Prof. Dr. Gero Tenderich, heart surgeon, Chief Medical Officer at Cardisio GmbH and the driving force behind the new technology explains in an interview the principle of Cardisiography and talks about the benefits for patients, doctors and cardiological treatment.
Today’s advances in medicine are almost always based on developments to existing technology. Disruptive innovation, meaning that which changes the way we approach diagnosis and treatment from the ground up, rarely permeates the market. Cardisiography is an example of this kind of innovation. Cardisio makes it possible to quickly conduct ischaemic risk stratification non-invasively and in an at-rest state before showing any symptoms – and all at a low cost and with low technological requirements. Cardisiography was developed by doctors, computer scientists, biosignal experts, mathematicians, physicists and electrical engineers.
What makes Cardisio different to previous, non-invasive diagnosis procedures for detecting heart disease?
What’s new about the Cardisio method is the approach it takes. With Cardisiography, we are not looking primarily for causes of already existing symptoms. Instead, the Cardisio method seeks to identify the risk of a hypoperfusion of the heart muscle in seemingly healthy people, long before they show symptoms. This means we don’t need to wait for angina pectoris to target stenoses. We detect heart hypoperfusion long before it becomes a problem or leads to a heart attack in the worst cases, to allow for further preventative diagnosis and, if needed, treatment. Reacting early can significantly improve the quality of life of the person affected as, in some circumstances, it can help to avoid larger surgeries and permanent damage. If the Cardisiograph detects a hypoperfusion, further examination and localisation is then carried out by a cardiologist until final diagnosis and an invasive treatment in the catheter lab.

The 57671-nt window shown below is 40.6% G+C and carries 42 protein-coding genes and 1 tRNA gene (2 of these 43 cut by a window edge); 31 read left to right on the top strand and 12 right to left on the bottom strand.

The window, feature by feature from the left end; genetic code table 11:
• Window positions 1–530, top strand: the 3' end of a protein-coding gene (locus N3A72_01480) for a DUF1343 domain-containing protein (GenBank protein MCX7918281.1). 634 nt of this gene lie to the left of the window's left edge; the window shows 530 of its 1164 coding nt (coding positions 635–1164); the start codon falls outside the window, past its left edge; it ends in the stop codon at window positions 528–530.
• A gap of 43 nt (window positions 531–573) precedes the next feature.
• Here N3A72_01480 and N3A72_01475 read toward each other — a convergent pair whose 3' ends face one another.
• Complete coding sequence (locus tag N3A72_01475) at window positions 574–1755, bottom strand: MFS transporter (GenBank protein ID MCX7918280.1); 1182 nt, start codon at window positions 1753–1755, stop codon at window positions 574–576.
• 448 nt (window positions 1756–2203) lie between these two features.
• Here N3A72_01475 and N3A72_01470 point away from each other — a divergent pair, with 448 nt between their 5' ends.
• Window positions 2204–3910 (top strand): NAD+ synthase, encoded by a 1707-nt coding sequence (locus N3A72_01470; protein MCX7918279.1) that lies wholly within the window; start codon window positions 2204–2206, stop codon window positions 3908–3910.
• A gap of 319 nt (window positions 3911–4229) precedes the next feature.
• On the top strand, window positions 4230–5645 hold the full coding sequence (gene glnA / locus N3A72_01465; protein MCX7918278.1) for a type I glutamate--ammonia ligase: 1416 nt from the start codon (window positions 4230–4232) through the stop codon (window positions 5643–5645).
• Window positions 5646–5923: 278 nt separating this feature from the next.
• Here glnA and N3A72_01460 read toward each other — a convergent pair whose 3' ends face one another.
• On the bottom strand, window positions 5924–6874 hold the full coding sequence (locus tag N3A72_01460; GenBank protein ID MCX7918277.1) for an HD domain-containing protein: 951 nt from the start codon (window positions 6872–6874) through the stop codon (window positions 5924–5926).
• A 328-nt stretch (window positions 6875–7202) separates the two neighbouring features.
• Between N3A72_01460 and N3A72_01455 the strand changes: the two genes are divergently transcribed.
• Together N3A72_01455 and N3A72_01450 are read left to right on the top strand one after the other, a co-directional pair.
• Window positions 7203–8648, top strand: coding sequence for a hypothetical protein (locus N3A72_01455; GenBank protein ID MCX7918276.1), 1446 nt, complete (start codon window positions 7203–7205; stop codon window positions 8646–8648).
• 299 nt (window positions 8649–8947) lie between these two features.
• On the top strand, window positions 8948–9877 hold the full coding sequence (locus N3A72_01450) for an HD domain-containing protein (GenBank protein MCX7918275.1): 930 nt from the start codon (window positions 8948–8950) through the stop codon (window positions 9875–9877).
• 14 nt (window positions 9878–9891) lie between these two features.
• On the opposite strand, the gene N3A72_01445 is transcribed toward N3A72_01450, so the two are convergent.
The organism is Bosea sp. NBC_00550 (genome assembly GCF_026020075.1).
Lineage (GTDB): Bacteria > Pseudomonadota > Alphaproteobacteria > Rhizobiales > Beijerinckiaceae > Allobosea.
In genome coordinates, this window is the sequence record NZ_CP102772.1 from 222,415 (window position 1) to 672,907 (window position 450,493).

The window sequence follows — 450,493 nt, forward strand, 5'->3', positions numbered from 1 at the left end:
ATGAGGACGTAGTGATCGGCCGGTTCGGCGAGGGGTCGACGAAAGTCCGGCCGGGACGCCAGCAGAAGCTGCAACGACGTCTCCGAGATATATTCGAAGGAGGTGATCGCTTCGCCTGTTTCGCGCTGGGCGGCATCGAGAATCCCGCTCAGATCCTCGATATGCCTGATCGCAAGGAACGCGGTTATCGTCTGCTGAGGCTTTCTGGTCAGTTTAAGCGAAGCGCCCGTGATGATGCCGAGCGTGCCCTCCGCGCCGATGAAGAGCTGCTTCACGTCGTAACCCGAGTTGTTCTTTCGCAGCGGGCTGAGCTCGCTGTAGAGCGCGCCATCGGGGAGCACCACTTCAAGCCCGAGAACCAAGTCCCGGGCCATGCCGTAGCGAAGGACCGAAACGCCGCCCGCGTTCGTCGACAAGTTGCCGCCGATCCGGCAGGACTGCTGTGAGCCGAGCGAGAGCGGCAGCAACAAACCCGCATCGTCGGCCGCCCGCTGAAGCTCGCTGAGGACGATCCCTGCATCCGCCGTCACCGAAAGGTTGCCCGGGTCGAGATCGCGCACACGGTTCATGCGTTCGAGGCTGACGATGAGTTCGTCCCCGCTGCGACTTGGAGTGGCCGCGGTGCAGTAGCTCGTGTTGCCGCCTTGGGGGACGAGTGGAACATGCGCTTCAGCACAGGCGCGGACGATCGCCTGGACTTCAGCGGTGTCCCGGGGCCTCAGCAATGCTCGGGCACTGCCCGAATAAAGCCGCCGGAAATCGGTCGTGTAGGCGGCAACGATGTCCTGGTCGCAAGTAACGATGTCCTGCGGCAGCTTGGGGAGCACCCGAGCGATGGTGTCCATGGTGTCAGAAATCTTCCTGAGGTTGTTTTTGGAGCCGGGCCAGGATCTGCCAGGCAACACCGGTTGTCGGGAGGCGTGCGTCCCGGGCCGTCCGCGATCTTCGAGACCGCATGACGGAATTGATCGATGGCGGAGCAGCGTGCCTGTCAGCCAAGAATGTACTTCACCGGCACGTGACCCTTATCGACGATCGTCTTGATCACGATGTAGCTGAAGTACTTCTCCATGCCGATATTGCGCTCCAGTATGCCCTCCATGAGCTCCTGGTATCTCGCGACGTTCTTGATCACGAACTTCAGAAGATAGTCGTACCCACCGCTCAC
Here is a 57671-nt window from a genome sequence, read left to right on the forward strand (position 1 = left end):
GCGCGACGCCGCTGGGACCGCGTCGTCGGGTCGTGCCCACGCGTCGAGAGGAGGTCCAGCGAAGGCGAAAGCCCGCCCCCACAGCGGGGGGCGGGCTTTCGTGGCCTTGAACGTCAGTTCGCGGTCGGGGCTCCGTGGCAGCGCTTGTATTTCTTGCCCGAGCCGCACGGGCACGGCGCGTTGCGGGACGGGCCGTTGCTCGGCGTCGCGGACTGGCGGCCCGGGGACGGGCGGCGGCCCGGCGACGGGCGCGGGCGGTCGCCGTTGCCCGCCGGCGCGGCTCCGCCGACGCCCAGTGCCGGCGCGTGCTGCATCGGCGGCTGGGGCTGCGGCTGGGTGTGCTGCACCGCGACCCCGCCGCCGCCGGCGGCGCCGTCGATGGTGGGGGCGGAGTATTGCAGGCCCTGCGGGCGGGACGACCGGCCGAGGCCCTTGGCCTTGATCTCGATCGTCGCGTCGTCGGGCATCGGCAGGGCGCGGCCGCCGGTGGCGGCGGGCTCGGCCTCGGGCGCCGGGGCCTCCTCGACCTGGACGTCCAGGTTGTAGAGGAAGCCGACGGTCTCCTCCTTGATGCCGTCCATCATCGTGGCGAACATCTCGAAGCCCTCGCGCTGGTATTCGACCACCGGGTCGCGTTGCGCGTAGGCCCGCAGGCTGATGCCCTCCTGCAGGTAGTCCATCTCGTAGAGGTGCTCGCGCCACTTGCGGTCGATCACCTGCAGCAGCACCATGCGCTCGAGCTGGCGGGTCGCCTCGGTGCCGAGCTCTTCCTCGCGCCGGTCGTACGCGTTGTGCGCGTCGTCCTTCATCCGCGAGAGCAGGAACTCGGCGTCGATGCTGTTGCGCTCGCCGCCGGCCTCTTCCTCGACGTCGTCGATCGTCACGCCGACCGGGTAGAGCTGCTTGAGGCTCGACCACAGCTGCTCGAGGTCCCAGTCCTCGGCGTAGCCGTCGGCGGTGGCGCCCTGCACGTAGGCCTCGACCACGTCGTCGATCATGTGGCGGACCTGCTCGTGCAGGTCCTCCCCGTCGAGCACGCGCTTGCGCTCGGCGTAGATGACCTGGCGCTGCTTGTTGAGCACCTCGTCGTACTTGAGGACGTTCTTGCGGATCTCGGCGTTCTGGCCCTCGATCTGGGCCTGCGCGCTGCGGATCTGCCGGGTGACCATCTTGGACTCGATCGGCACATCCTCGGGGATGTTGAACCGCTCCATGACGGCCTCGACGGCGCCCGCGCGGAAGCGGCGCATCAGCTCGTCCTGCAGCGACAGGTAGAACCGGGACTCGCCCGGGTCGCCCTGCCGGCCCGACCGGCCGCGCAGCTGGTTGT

The Cardisiograph is thus a screening test and early-warning system for your heart’s health and, as such, is a highly accurate indicator and initiator for further cardiological diagnosis. We are by no means replacing an existing procedure. Instead, we are expanding the diagnostic spectrum with the possibility of early detection. Cardisiography is cost-effective, user-independent and the reading can be taken in an at-rest state – just what the world of cardiology has been looking for.
What exactly does the Cardisiograph measure?
The Cardisiograph measures the heart’s electronic field with high sensitivity. The analysis is carried out using a computer-based infinitesimal, three-dimensional off-setting of the mammalian heart’s excitation processes. The heart of the procedure is an algorithm that carries out millions of arithmetic operations in just a few minutes of measuring time and analyses the heart’s excitation processes using neural networks. The algorithm correlates the excitation processes with intrinsic blood supply and the specific spatial alignment of the myocardium in the dipole field as a function of time starting from a defined point.
How accurate is the Cardisiograph?